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Old 12th March 2008, 03:55 PM   #21
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Santoru and JPS,
What is the ballpark price on 115v/300va/18v+18v R Core from your respective sources? Thanks. James
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Old 13th March 2008, 12:53 AM   #22
satoru is offline satoru  United States
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Quote:
Originally posted by jimmyd53
Santoru and JPS,
What is the ballpark price on 115v/300va/18v+18v R Core from your respective sources? Thanks. James
300VA R core, 18+18 V secondary with shielding would be around $140 (Yen is strong now) from Phoenix in Japan. Quantity discount is 30% off for ordering 10 of same specification. Shipping will be added but shipping multiple transformers together saves a lot there, too.

Satoru
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Old 13th March 2008, 04:39 AM   #23
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Satoru. Thank you for your prompt response. I was afraid that the price was going to be high given the weakness of the US dollar. $280 for a pair plus shipping is more than I want to spend. Take care. James
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Old 13th March 2008, 09:13 AM   #24
JPS is offline JPS  India
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Quote:
Santoru and JPS, What is the ballpark price on 115v/300va/18v+18v R Core from your respective sources? Thanks. James
Price sent by email. pdf file showing sizes is attached here.
regards
Attached Files
File Type: pdf rcore-va.pdf (70.4 KB, 251 views)
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Old 13th March 2008, 09:59 AM   #25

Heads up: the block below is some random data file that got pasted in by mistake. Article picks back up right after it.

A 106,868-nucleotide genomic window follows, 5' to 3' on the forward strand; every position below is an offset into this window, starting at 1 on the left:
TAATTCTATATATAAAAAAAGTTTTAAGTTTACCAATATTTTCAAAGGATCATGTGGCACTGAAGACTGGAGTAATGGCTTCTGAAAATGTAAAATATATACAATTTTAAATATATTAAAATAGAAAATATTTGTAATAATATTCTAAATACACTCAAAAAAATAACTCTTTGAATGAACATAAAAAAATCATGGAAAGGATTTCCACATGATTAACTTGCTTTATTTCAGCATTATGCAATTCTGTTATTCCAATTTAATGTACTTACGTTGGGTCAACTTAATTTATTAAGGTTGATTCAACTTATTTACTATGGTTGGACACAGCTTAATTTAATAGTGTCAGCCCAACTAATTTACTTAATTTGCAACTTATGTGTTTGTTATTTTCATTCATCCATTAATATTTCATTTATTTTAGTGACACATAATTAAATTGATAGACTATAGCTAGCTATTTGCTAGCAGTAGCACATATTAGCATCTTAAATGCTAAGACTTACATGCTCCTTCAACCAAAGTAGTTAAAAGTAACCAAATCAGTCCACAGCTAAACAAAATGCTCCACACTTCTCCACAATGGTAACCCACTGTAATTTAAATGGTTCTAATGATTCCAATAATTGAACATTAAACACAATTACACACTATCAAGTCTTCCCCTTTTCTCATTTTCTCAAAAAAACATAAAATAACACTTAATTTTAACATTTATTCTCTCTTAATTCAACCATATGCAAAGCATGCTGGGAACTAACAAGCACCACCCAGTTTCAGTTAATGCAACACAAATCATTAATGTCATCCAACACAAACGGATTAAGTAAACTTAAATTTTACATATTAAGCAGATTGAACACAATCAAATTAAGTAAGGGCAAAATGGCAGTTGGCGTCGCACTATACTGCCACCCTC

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I have looked at a number of vendors mentioned in this thread as well as eBay. As someone mentioned, almost all appear to be made in China no matter where you purchase them. I have not been able to determine whether any of these transormers are built to appropriate safety standards, i.e., UL, CSA, or any of the various European "alphabet soup" of regulatory agencies. Given the horror stories about the lack of quality and quality control in Chinese manufacturing, I'm extremely concerned about the very real possibility of one of these transformers burning my house down after some amount of time. Even the apparently reputable Selectronic company in France gives no indication of agency approval for these transformers.
Hi Brian,

Could this be helpful for you?

http://www.lenco-elect.com/r_core_transformers.htm

Does anyone know if an R-Core transformer will show the same kind of attenuation of HF as an Ei-core trafo?

Karsten
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Old 13th March 2008, 10:04 PM   #26
tvi is offline tvi  Australia
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I believe they are constucted like a C-Core with the primary on one side and the secondary on the other, so they have better isolation than a EI and don't suffer losses from the gap of the C-Core or the possible miss alignment of the 2 sections.


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Old 13th March 2008, 10:39 PM   #27
KSTR is offline KSTR  Germany